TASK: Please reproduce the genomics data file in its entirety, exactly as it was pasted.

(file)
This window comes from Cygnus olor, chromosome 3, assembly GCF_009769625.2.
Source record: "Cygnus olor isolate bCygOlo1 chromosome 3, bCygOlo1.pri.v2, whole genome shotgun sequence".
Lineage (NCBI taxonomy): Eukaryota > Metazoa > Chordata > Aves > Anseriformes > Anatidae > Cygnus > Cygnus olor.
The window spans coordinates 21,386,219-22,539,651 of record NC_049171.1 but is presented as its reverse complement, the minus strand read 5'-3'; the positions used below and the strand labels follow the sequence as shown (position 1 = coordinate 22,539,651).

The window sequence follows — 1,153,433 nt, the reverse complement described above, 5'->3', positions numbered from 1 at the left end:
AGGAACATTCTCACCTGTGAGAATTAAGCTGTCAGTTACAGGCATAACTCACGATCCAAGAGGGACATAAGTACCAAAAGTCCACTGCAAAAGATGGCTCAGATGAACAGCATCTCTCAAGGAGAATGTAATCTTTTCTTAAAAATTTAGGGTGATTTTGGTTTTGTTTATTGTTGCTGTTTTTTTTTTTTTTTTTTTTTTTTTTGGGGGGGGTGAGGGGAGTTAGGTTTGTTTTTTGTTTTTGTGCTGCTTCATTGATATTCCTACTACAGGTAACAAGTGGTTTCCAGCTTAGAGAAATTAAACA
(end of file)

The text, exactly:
This window comes from Cygnus olor, chromosome 3, assembly GCF_009769625.2.
Source record: "Cygnus olor isolate bCygOlo1 chromosome 3, bCygOlo1.pri.v2, whole genome shotgun sequence".
Lineage (NCBI taxonomy): Eukaryota > Metazoa > Chordata > Aves > Anseriformes > Anatidae > Cygnus > Cygnus olor.
The window spans coordinates 21,386,219-22,539,651 of record NC_049171.1 but is presented as its reverse complement, the minus strand read 5'-3'; the positions used below and the strand labels follow the sequence as shown (position 1 = coordinate 22,539,651).

The window sequence follows — 1,153,433 nt, the reverse complement described above, 5'->3', positions numbered from 1 at the left end:
AGGAACATTCTCACCTGTGAGAATTAAGCTGTCAGTTACAGGCATAACTCACGATCCAAGAGGGACATAAGTACCAAAAGTCCACTGCAAAAGATGGCTCAGATGAACAGCATCTCTCAAGGAGAATGTAATCTTTTCTTAAAAATTTAGGGTGATTTTGGTTTTGTTTATTGTTGCTGTTTTTTTTTTTTTTTTTTTTTTTTTTGGGGGGGGTGAGGGGAGTTAGGTTTGTTTTTTGTTTTTGTGCTGCTTCATTGATATTCCTACTACAGGTAACAAGTGGTTTCCAGCTTAGAGAAATTAAACA